It's understood that keeping higher water use ornamental gardens and lawns can be seen as luxury items in times of water shortage, but forcing us to let our produce gardens become unproductive and/or die is an outrage. Only being able to water on two pre-specified days of the week is not the most efficient way to keep a garden alive and productive and can lead to stressed and unproductive plants, defeating the purpose of this type of garden. Produce gardens should be allowed efficient, mindful watering, when required.

Education to efficient water use, is the key to saving water for Victoria, not forcing gardens to dwindle & perhaps perish.

To be able to grow our own food:- 1) Saves water for Victoria, according to a study done by David Holmgren, co-founder of ‘Permaculture’, (Holmgren Design Services), efficient backyard growers can use only one fifth of the water compared to commercial growers per $ value of produce.

2) Saves up to 25% of greenhouse gases by eliminating ‘food miles’, this means our fruit and vegetables don’t use excess energies of ; being machine harvested, transported to sorting sheds, stored in cool rooms, transported to market, then to supermarket, lit up by fluorescent lights and then transported again to homes to be then stored again in the fridge, whilst losing vitality and freshness along the way.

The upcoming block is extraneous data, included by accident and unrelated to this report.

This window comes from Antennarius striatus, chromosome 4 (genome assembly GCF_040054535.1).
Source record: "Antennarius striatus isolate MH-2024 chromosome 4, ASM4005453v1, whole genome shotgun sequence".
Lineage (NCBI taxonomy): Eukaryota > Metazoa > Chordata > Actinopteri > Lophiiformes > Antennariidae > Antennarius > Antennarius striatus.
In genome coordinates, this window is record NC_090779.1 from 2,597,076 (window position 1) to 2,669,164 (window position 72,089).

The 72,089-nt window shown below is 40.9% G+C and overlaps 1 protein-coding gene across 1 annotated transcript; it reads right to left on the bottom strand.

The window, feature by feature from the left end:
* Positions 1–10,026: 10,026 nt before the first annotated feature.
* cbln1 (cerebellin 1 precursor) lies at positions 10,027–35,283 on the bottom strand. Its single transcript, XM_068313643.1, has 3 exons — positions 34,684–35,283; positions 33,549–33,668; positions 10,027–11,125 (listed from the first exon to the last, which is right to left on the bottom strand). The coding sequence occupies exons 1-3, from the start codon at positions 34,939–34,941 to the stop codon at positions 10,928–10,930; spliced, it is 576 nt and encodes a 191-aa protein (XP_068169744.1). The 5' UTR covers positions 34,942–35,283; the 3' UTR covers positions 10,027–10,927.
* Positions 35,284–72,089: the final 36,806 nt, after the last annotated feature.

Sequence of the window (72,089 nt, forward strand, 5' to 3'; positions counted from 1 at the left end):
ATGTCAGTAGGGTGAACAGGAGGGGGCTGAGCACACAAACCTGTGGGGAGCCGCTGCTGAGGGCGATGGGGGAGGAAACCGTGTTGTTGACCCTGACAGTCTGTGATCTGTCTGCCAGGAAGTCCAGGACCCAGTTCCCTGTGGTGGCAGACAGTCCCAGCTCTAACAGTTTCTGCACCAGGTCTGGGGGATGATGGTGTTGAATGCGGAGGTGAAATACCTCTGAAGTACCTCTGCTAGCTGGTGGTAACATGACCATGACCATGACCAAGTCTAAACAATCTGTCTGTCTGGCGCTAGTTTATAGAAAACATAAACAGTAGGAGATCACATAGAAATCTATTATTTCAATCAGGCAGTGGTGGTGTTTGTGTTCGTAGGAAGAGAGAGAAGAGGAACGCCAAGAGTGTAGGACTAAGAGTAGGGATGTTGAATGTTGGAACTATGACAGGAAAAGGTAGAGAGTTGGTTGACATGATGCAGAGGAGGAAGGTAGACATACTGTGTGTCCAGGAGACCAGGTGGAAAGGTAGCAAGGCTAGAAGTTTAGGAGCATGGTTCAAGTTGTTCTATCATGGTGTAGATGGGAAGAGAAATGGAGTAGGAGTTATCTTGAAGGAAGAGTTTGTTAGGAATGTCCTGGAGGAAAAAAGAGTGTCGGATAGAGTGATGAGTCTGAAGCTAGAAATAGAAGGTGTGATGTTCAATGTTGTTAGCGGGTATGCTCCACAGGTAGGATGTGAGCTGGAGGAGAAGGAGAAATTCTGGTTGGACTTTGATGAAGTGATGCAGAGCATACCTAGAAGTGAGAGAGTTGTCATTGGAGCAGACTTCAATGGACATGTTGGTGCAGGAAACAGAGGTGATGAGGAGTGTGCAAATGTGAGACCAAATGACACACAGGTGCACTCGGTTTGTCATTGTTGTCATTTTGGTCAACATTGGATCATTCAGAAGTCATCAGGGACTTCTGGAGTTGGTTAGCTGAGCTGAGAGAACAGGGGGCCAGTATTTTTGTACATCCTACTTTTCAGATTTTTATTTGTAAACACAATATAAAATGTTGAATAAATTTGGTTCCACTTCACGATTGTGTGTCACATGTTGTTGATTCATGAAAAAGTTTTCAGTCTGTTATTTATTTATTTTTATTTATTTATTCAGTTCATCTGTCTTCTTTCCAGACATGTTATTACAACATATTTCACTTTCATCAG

3) Reduces the overall Australia wide use of biocides like herbicides, pesticides and fungicides. This is because home produce gardens are naturally quite biodiverse, therefore resilient, and easy to apply natural pest control methods to.

4) Brings people and families together outdoors to gain healthy organic produce, fresh air, exercise and an awareness to our connection with nature.I believe that it is our right to grow and monitor our own fresh, healthy, chemical free food in our backyards. I am asking for an exemption from current water restrictions or for introduction of more appropriate water rules for our important produce gardens.

So, dear Reader, please pop across here and sign Marika's petition. And then, when you have done that, please let all your friends know and get them to sign too. Let's make Tim Holding and the Victorian Labor Government sit up and take notice. Otherwise, civil disobedience?

Miss E also supports Kevin Walsh's idea for a new E level of restriction: for the elderly and edibles. How sensible.